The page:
Perhaps the most important feature of amphibian anatomy is the degree to which it changes between juvenile and adult phases. This is what gives amphibians their name: “amphibian” from “amphi” and “bios,” or two lives. Most amphibians lay large numbers of gelatinous eggs in a body of water, with the developing embryos easily visible through the translucent coating. After a variable period of time, the eggs "hatch" (the gelatinous coating dissolves), and free swimming larvae are released into the water. These larvae, often called tadpoles, possess a long, finned tail for swimming; a pair of gills for respiration; initially lack limbs; and, in the case of frogs and toads, possess a completely different digestive system than their adult counterparts. Hormones, genetics, ad environmental cues guide the transformation from larvae to adult.

After a period of development that ranges from weeks to years, the fully metamorphosed larvae leave the water to begin the second part of their life on land. However, there are many exceptions to this process. One genus of salamanders and an entire family of frogs omit the aquatic larval stage. Instead, they lay their eggs in damp, sheltered places on land where the developing embryos complete their metamorphosis before hatching as fully formed adults. At the other end of the spectrum, many amphibians never complete their development and live out their entire lives as permanent larvae, a condition known as neotony. An entire suborder of salamanders, plus several distinct families, are exclusively neotonic, and many other families have individual genera or species that are so. Even more curious are species of salamanders which, in response to environmental conditions, are capable of suppressing their metamorphosis. These salamanders are capable of breeding and producing offspring while neotonic, but their offspring are still capable of metamorphosing. It is believed that the developing larvae respond to cues such as the presence of fish predators or drought conditions, to accelerate or suppress their transformation.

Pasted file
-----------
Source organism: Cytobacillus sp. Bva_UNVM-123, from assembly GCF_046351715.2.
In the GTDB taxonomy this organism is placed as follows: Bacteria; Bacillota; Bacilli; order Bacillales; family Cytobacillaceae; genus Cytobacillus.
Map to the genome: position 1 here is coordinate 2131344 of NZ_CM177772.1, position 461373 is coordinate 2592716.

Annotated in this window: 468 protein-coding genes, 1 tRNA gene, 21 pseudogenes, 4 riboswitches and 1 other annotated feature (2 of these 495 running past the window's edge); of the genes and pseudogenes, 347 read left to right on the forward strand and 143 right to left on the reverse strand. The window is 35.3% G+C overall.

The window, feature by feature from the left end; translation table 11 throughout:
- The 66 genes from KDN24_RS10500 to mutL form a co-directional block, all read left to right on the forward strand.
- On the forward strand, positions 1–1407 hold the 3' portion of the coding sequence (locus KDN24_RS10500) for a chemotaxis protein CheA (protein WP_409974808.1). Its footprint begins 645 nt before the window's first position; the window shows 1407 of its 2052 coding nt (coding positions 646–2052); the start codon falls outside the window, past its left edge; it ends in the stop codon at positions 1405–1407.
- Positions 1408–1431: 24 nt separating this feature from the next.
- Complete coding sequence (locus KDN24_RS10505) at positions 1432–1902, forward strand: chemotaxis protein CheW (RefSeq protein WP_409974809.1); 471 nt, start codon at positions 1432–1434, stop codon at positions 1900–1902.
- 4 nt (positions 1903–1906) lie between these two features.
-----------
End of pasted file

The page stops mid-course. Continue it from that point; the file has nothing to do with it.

Frogs and Toads

Thirteen species of frogs and toads, divided among four families, make their home in a diverse array of habitats in the park. They are active from early spring to late fall.

The family Pelobatidae is represented in the park by a single species; the Eastern spadefoot Toad. This toad is notable for the presence of a sharp spade on each of their back feet, which aids them in burrowing into loose sandy soil. They are the only species of toad in the park with vertically oriented pupils in their eyes, making them easily distinguishable from other toads.

The family Bufonidae contains the “true toads,” represented in the park by two closely related species, the American and Fowler's toads. Unlike frogs, toads have dry warty skin that is better at maintaining moisture, allowing toads to live in drier upland areas further away from water. Although they lack the powerful legs of frogs, toads are capable of quick movement through a series of short hops. When they feel threatened toads typically will freeze in place, allowing their natural camouflage to hide them; this behavior makes them relatively easy to approach and observe.